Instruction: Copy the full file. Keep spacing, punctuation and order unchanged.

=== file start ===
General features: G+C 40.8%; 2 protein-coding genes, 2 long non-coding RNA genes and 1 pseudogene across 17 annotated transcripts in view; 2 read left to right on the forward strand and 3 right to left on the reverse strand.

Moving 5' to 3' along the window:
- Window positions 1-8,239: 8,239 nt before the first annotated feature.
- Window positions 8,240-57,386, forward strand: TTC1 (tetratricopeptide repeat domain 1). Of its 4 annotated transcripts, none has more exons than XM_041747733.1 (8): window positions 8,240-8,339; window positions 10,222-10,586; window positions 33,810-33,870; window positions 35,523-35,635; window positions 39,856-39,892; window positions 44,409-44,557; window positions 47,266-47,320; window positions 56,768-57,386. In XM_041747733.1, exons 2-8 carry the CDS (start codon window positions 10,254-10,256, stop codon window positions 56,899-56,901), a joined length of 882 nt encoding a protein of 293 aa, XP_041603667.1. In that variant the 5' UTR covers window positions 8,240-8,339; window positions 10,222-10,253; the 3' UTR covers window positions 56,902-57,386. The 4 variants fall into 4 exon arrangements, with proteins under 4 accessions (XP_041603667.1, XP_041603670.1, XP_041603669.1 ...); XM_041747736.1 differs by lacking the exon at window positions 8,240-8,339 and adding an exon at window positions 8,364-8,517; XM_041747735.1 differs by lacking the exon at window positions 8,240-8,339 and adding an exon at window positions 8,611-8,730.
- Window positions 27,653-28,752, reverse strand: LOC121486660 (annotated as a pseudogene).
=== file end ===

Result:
General features: G+C 40.8%; 2 protein-coding genes, 2 long non-coding RNA genes and 1 pseudogene across 17 annotated transcripts in view; 2 read left to right on the forward strand and 3 right to left on the reverse strand.

Moving 5' to 3' along the window:
- Window positions 1-8,239: 8,239 nt before the first annotated feature.
- Window positions 8,240-57,386, forward strand: TTC1 (tetratricopeptide repeat domain 1). Of its 4 annotated transcripts, none has more exons than XM_041747733.1 (8): window positions 8,240-8,339; window positions 10,222-10,586; window positions 33,810-33,870; window positions 35,523-35,635; window positions 39,856-39,892; window positions 44,409-44,557; window positions 47,266-47,320; window positions 56,768-57,386. In XM_041747733.1, exons 2-8 carry the CDS (start codon window positions 10,254-10,256, stop codon window positions 56,899-56,901), a joined length of 882 nt encoding a protein of 293 aa, XP_041603667.1. In that variant the 5' UTR covers window positions 8,240-8,339; window positions 10,222-10,253; the 3' UTR covers window positions 56,902-57,386. The 4 variants fall into 4 exon arrangements, with proteins under 4 accessions (XP_041603667.1, XP_041603670.1, XP_041603669.1 ...); XM_041747736.1 differs by lacking the exon at window positions 8,240-8,339 and adding an exon at window positions 8,364-8,517; XM_041747735.1 differs by lacking the exon at window positions 8,240-8,339 and adding an exon at window positions 8,611-8,730.
- Window positions 27,653-28,752, reverse strand: LOC121486660 (annotated as a pseudogene).